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Casey doubles down on anti-Traveller rhetoric in an otherwise unsurprising TV debate

We can expect Casey’s controversial stance to dominate coverage of the campaign again today.

HOST PAT KENNY didn’t waste any time getting to the topic that had dominated headlines all day as he kicked off the first six-way TV debate of this year’s presidential campaign. 

Peter Casey, who’s rock bottom in the opinion polls at 2%, threw a grenade into the national discourse in comments to the Irish Independent’s politics podcast, saying that Travellers should not be recognised as an ethnic minority because they are “basically people camping in someone else’s land”.

The podcast went online in the early hours of yesterday morning. Traveller and equality groups were forthright in their criticism – as were the rest of the presidential field – once everybody woke up and processed what the businessman had said. 

Rather than back down, however, he expanded on his comments in an appearance on RTÉ’s Six One yesterday, having earlier releasing a Thursday campaign schedule that would include a visit to a housing estate at the centre of a dispute between a Tipperary-based Traveller family and the local council.

The debate 

Then-Taoiseach Enda Kenny announced last year that Ireland was to formally recognise Travellers as a distinct ethnic group within the State – a move described yesterday by President Michael D Higgins as a “very important step”. 

Casey, asked again about his comments at the Virgin Media One debate, insisted Ireland was now a “melting pot”, and that one group shouldn’t be chosen as “special” by having their ethnicity officially recognised.  

“You can’t please all of the people all of the time” Casey said, when Kenny pointed out that Travellers were unlikely to want him as President in the wake of his incendiary remarks. 

g Sean Gallagher accuses Peter Casey of making racist remarks about Travellers. Source: Virgin Media One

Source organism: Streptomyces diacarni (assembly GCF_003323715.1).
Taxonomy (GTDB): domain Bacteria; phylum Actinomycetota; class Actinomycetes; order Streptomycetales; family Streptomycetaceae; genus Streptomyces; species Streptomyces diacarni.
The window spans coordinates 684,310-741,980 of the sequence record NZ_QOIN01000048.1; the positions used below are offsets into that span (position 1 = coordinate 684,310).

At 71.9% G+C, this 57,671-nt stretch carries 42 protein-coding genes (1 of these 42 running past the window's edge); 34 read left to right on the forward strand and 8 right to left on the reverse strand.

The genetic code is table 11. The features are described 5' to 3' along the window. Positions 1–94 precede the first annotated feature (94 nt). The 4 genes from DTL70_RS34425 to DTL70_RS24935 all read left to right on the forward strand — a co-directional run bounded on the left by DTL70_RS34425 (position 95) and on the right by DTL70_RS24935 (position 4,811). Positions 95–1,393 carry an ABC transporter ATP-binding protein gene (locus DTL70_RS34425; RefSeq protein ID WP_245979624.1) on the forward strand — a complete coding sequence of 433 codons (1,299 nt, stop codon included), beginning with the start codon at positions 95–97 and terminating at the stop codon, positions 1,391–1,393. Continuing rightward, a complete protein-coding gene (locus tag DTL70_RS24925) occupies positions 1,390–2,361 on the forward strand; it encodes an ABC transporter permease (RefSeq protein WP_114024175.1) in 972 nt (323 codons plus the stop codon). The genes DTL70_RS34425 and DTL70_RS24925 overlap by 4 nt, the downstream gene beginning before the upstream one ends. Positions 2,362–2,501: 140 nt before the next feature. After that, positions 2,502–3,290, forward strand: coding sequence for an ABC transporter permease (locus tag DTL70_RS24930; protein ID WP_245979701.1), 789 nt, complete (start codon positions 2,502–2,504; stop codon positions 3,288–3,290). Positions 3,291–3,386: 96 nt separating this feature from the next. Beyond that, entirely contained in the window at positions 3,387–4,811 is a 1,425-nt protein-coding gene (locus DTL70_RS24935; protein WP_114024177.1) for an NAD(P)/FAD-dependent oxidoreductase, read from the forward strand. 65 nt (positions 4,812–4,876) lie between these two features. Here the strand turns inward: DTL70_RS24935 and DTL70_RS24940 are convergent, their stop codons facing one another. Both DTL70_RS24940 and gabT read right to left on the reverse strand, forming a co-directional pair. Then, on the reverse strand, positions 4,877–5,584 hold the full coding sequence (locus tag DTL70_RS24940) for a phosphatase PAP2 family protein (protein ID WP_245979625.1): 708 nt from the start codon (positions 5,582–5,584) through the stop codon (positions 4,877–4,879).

There were smatterings of applause for Casey’s comments as he continued to double-down on his anti-Traveller rhetoric – even after he used the phrase “like giving chocolate to a diabetic”, apparently in response to a suggestion that he spend more time with the Traveller community and educate himself a little. 

There was applause too though for Sean Gallagher, who accused the Derry man of making racist remarks. All of the candidates taking part in the debate once again criticised him for the comments. 

For his part, Casey accused the other five of being “disingenuous” after they responded with positive answers to a question on whether they’d be happy to live near a Traveller encampment. 

The Casey controversy aside, there were no shocks or surprises over the course of last night’s 90 minute debate as the various challengers aired by-now familiar arguments.

Higgins came under sustained attack over his salary and expenses – arguing at one point that security concerns dictated he needed to take a jet to an engagement in Belfast, where his presidential car was waiting to whisk him from the airport. 

The incumbent, who has for the most part tried to stay above the mud-slinging, won applause after he decided to lay into Casey, accusing him of having a “fantasy list” of expenses allegations. 

Sinn Féín’s Liadh Ní Riada took aim at Higgins for failing to address the Houses of Oireachtas as President, and at Sean Gallagher for keeping such a low profile on the political front over the last seven years. 

Gallagher, attempting to respond, began his answer by harking back to the aftermath of the 2011 contest – but was cut of by Joan Freeman before he could say much more. 

Freeman, meanwhile, lambasted the “four millionaires” she was sharing the stage with (Higgins and the three Dragons), insisting that the fact she had to resort to a loan to fund her Áras effort underscored the importance of her campaign. 

Gavin Duffy, who has years of experience as a media trainer, made a number of effective interruptions and again raised his opposition to any government plan to sell-off AIB.

Meanwhile host Pat Kenny attempted to keep up the pressure, at one point accusing Duffy of being “the posh boy” of the campaign because of his association with hunting groups. 

The veteran presenter also engaged in a long interaction with Ní Riada on why she wouldn’t classify IRA atrocities as terrorism. 

The Sinn Féin candidate eventually attempted to turn the tables on Kenny, asking whether he’d call Nelson Mandela a terrorist. There was a long pause before Kenny said he’d call him a freedom fighter. 

Based on the latest poll, one of the challengers will need to pull off a major shock in the next eight days to turn the result of this race into anything other than a foregone conclusion. 

None managed to do so last night. 

Its unlikely they’ll get much of a chance in the next 24 hours either. Casey will (again) be using up all the oxygen as he visits that housing estate on the outskirts of Thurles this afternoon. 

Local Travellers have said they’ll stage a silent protest during that hastily-arranged campaign stop, and there’ll be a large media contingent along to document what happens. 

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